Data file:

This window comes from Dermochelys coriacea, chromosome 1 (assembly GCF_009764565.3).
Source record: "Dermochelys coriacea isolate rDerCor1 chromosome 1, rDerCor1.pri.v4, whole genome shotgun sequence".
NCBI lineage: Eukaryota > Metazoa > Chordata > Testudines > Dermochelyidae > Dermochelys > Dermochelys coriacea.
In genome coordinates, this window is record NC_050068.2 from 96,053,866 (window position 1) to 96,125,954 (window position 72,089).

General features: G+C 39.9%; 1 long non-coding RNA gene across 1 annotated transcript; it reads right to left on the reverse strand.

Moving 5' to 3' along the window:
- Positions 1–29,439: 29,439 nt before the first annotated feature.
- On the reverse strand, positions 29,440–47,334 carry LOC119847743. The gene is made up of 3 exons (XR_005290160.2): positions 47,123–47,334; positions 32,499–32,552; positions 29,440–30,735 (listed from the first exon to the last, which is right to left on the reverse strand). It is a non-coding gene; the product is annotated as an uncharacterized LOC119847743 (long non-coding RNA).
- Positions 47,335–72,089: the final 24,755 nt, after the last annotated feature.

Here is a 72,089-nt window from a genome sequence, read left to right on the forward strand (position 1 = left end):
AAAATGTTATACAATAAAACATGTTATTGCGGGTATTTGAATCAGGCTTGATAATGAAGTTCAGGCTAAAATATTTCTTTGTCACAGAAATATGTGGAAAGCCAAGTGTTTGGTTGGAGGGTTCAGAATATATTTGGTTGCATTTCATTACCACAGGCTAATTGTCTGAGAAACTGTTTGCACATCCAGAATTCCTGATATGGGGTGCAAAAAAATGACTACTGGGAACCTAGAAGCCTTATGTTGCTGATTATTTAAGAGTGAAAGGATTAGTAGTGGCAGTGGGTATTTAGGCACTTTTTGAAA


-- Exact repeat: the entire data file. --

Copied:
This window comes from Dermochelys coriacea, chromosome 1 (assembly GCF_009764565.3).
Source record: "Dermochelys coriacea isolate rDerCor1 chromosome 1, rDerCor1.pri.v4, whole genome shotgun sequence".
NCBI lineage: Eukaryota > Metazoa > Chordata > Testudines > Dermochelyidae > Dermochelys > Dermochelys coriacea.
In genome coordinates, this window is record NC_050068.2 from 96,053,866 (window position 1) to 96,125,954 (window position 72,089).

General features: G+C 39.9%; 1 long non-coding RNA gene across 1 annotated transcript; it reads right to left on the reverse strand.

Moving 5' to 3' along the window:
- Positions 1–29,439: 29,439 nt before the first annotated feature.
- On the reverse strand, positions 29,440–47,334 carry LOC119847743. The gene is made up of 3 exons (XR_005290160.2): positions 47,123–47,334; positions 32,499–32,552; positions 29,440–30,735 (listed from the first exon to the last, which is right to left on the reverse strand). It is a non-coding gene; the product is annotated as an uncharacterized LOC119847743 (long non-coding RNA).
- Positions 47,335–72,089: the final 24,755 nt, after the last annotated feature.

Here is a 72,089-nt window from a genome sequence, read left to right on the forward strand (position 1 = left end):
AAAATGTTATACAATAAAACATGTTATTGCGGGTATTTGAATCAGGCTTGATAATGAAGTTCAGGCTAAAATATTTCTTTGTCACAGAAATATGTGGAAAGCCAAGTGTTTGGTTGGAGGGTTCAGAATATATTTGGTTGCATTTCATTACCACAGGCTAATTGTCTGAGAAACTGTTTGCACATCCAGAATTCCTGATATGGGGTGCAAAAAAATGACTACTGGGAACCTAGAAGCCTTATGTTGCTGATTATTTAAGAGTGAAAGGATTAGTAGTGGCAGTGGGTATTTAGGCACTTTTTGAAA